Being the expert: Tips for guiding your clients through the cybersecurity journey
by Serena Raymond on Jul 30, 2020 12:00:00 AM
On The Cybercall on July 20, a question was raised: How much should MSPs be communicating with their customers? How much is too much? And when you do reach out, how do you explain the value of what you’re telling them without making them hear complete static?
This question around MSP communication isn’t new by any means. But with more people working from unsecure home networks and with online threats (and high-profile hacks) on the rise, it’s a question that you’re probably asking yourself more often.
It’s easy for both MSPs and their customers to grow numb to it. “Oh, look. Another cyber attack.”
So how can you communicate cybersecurity concerns and best practices to your customers in a way that actually gets through to them? We have some advice.
Listen to their cybersecurity concerns
If you approach a customer and start giving cybersecurity advice without hearing their concerns first, they’ll tune you out.
You don’t want to educate for the sake of it. All of your customers are coming to you with different levels of cybersecurity knowledge and awareness. If you approach every customer like they’ve never heard of antivirus software, some of them won’t take you seriously because you’re not taking them seriously.
So the first thing you need before you start sharing cybersecurity news is an understanding of what will be most relevant to each of your clients. Maybe they’re not concerned with email phishing because they exclusively use Slack. This then gives you more information around where their gaps are and what you can share to keep them more secure.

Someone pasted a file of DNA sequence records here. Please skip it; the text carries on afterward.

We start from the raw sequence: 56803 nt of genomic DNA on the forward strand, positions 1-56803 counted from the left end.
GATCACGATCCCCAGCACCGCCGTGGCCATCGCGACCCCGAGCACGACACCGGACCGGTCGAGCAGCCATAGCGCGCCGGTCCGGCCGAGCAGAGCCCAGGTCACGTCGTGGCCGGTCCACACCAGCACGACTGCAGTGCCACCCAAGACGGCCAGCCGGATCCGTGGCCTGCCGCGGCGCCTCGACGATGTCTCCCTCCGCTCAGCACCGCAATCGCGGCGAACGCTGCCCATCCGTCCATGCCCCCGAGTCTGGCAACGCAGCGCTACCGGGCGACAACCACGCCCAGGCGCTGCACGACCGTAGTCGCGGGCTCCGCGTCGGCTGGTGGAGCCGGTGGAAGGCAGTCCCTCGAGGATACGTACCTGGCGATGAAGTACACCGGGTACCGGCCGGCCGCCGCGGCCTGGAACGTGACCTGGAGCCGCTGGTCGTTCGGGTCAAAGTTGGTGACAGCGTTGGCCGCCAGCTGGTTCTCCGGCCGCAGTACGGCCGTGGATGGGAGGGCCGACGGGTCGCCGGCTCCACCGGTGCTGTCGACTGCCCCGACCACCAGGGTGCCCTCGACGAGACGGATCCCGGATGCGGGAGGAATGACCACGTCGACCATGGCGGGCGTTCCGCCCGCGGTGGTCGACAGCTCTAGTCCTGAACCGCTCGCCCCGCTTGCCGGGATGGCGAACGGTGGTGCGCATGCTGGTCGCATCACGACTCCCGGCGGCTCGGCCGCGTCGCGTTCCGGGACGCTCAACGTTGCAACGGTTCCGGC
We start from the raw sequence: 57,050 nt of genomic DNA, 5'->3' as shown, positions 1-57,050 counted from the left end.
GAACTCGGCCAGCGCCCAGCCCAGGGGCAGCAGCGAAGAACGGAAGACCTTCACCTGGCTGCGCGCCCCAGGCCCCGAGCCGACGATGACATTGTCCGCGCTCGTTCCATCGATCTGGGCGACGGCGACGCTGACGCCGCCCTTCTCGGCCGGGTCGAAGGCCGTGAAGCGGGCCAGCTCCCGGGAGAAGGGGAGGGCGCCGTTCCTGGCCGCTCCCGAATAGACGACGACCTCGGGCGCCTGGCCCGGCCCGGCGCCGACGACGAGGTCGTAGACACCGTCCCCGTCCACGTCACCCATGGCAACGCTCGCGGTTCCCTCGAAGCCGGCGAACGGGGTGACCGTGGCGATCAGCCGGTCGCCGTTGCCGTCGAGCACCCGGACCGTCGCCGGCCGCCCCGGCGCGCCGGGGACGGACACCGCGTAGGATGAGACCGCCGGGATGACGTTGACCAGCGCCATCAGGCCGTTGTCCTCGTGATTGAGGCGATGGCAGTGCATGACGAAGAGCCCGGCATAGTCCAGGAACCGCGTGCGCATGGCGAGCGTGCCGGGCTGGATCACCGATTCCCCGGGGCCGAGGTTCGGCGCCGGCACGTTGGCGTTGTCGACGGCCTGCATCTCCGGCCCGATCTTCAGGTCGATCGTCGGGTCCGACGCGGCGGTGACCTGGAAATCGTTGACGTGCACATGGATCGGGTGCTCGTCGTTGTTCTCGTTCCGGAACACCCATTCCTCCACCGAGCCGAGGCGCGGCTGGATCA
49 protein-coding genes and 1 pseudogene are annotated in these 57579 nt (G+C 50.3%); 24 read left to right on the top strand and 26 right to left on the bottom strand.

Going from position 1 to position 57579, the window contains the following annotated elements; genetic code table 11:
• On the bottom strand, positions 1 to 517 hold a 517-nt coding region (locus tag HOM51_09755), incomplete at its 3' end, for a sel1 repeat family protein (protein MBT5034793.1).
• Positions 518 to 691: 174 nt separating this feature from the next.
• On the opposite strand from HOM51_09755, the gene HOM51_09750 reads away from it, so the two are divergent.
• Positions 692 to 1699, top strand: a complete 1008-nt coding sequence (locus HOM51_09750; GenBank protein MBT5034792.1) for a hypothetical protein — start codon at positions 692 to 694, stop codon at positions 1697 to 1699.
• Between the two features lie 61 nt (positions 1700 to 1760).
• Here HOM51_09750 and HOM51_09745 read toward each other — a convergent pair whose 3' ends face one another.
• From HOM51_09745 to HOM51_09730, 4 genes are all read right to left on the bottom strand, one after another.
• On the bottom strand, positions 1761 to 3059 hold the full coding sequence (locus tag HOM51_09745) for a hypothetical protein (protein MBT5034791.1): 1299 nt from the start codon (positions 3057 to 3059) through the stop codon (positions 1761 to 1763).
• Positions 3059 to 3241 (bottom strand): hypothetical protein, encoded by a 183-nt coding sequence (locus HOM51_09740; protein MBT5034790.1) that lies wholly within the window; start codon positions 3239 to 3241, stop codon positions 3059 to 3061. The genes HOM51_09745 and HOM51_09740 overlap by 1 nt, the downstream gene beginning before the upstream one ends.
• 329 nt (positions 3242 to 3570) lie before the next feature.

Give examples, but make it digestible
On that same CyberCall referenced earlier, Kyle Hanslovan from Huntress Labs made a good point about analogies. It’s often better to simplify cybersecurity news and present analogies instead of long-winded descriptions of cybersecurity incidents.
Your clients don’t want (or need) too much detail when it comes to cybersecurity. They don’t need to know everything. That’s your job.
Education for your customers is more about the broad strokes:
- The interesting numbers
- Cyber breaches affecting big-name brands
- General safety tips
- Foundational cybersecurity concepts
Your customers don’t need to know the intricacies of how exactly 5 million guest records were exposed after Marriott was hacked in March. It’s enough to point out that whatever protocols Marriott had in place to protect their login information failed, and hackers were able to get a hold of that information.
When you do decide to use (relevant) examples of recent cybersecurity incidents, or even share changes in software like MacOS supporting DoH in a future release, make it simple and easily understandable. Think your analogies through beforehand, and only go into the detail you have to. You do not want people to zone out during your explanations or stop reading your email halfway through.
Make it actionable, or they won’t bother
Have we touched on the importance of relevancy in this article yet?